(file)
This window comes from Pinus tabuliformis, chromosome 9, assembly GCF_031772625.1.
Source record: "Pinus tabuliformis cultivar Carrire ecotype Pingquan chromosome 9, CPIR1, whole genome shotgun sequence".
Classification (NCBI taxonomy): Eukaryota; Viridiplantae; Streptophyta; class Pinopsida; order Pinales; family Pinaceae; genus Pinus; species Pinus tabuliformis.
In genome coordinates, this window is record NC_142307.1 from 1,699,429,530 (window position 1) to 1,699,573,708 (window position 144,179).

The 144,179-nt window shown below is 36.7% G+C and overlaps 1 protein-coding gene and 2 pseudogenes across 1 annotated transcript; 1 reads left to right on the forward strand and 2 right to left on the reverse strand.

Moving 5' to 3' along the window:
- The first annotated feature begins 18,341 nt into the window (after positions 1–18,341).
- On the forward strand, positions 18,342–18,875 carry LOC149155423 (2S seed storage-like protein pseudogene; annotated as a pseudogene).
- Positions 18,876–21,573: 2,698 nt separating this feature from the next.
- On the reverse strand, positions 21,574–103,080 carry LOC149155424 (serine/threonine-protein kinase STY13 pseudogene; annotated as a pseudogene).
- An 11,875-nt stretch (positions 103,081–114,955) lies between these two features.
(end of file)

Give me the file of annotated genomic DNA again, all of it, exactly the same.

This window comes from Pinus tabuliformis, chromosome 9, assembly GCF_031772625.1.
Source record: "Pinus tabuliformis cultivar Carrire ecotype Pingquan chromosome 9, CPIR1, whole genome shotgun sequence".
Classification (NCBI taxonomy): Eukaryota; Viridiplantae; Streptophyta; class Pinopsida; order Pinales; family Pinaceae; genus Pinus; species Pinus tabuliformis.
In genome coordinates, this window is record NC_142307.1 from 1,699,429,530 (window position 1) to 1,699,573,708 (window position 144,179).

The 144,179-nt window shown below is 36.7% G+C and overlaps 1 protein-coding gene and 2 pseudogenes across 1 annotated transcript; 1 reads left to right on the forward strand and 2 right to left on the reverse strand.

Moving 5' to 3' along the window:
- The first annotated feature begins 18,341 nt into the window (after positions 1–18,341).
- On the forward strand, positions 18,342–18,875 carry LOC149155423 (2S seed storage-like protein pseudogene; annotated as a pseudogene).
- Positions 18,876–21,573: 2,698 nt separating this feature from the next.
- On the reverse strand, positions 21,574–103,080 carry LOC149155424 (serine/threonine-protein kinase STY13 pseudogene; annotated as a pseudogene).
- An 11,875-nt stretch (positions 103,081–114,955) lies between these two features.